Saturday, November 3, 2012

View Your Operator Readings in an Excel Pivot Table

A powerful new feature of the FieldData Pro solution is the ability to access the data collected by your staff in a MS Excel spreadsheet with a direct connection to the database that stores your historical data.

As shown in the image above, viewing your data in a pivot table allows you to perform more powerful analyses than in a standard spreadsheet.

In our example, with just a few clicks we filtered by:
  • Parameter (pH)
  • System Type (Cooling Tower)
  • Site
  • Year
We also sorted by:
  • System
  • Employee

All of this with just a few mouse clicks.

This data is data that was collected using FDPMobile, our mobile app designed for use with barcode scanners that run Windows Mobile.

This data used to be recorded on log sheets that were maintained at the cooling tower locations. Back then, if you wanted to analyze this data, you had to start by spending half a day collecting the log sheets, carrying them back to the desk and keying them into a spreadsheet. Now this data is available for analysis as soon as it is entered into the barcode scanner.

FieldData Pro helps you put your data to good use.

Explanation of a pivot table

For typical data entry and storage, data usually appear in flat tables, meaning that it consists of only columns and rows, as in the following example showing data on cooling tower water:

While tables such as these can contain a lot of data, it can be difficult to get summarized information from them. A pivot table can help quickly summarize the data and highlight the desired information. The usage of a pivot table is extremely broad and depends on the situation. The first question to ask is, "What am I looking for?" In the example here, let us ask, "How does water pH vary in each cooling tower over time?":

A pivot table usually consists of row, column and data (or fact) fields. In this case, the column is Observation Time, the row is Point of Interest and the data we would like to see is (average of) Observation Value. The pivot table allows you to quickly filter and summarize data. This allows you to run different scenarios, compare results under different conditions and identify trends. This type of analysis allows you to use your data to solve problems and improve your operations.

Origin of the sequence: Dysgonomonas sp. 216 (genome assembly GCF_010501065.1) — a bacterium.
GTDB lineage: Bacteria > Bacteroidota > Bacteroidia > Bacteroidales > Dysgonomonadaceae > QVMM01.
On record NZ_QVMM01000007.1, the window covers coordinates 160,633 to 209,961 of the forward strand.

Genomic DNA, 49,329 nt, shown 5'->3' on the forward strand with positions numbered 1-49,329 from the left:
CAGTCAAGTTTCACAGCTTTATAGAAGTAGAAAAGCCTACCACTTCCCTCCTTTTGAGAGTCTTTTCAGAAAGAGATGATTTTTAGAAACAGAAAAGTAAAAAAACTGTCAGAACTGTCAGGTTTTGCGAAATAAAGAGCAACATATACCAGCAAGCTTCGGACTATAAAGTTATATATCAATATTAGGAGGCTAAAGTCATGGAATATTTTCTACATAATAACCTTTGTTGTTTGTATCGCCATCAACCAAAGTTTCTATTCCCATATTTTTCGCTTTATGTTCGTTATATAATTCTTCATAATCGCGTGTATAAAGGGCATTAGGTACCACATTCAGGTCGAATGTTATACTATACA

Thursday, November 1, 2012

Bacon Fried Turkey

How do take something great, like deep fried turkey, and make it better?

Wrap it in bacon, of course.

We did it this Thanksgiving and it tasted even better than it sounded. The turkey maintained its moist and tender texture while absorbing some of the bacon flavor. Both the kids and adults will fight over the chunks of bacon / skin that fall off in the bottom of the carving plate.

Here is what you need:

10 pound turkey, thawed
2 pounds bacon
3 gallons canola oil (peanut oil will work also)
cooking twine

You will also need a turkey setup.

In the kitchen, wrap the turkey in strips of bacon:

Tie up the turkey with cooking twine, securing the bacon to the turkey.

Set the turkey in the frying basket:

Preheat the oil to 400 F.

Slowly lower the turkey (in basket) into the oil.

Be careful here. The oil may splatter up and get you here. I recomend the following safety precautions be taken when lowering the turkey into the oil:

Long sleeve shirt
Leather gardening gloves
Safety glasses
Use a set of channel locks or pliers to grip the basket handle.

The turkey should cook for 3 1/2 minutes per pound.

You will need to monitor the oil temperature and maintain it at 350 F while it is cooking. This may require adjusting the flame every 5 minutes or so.

After the 35 minutes or so has passed, follow the same precautions you followed when you lowered the turkey into the oil (gloves, glasses, etc) and remove the turkey (in basket) from the oil. The turkey will stick a little to the sides of the basket. Jiggle it loose and slide the bird into a pan.

Remove the cooking twine, carve  and serve.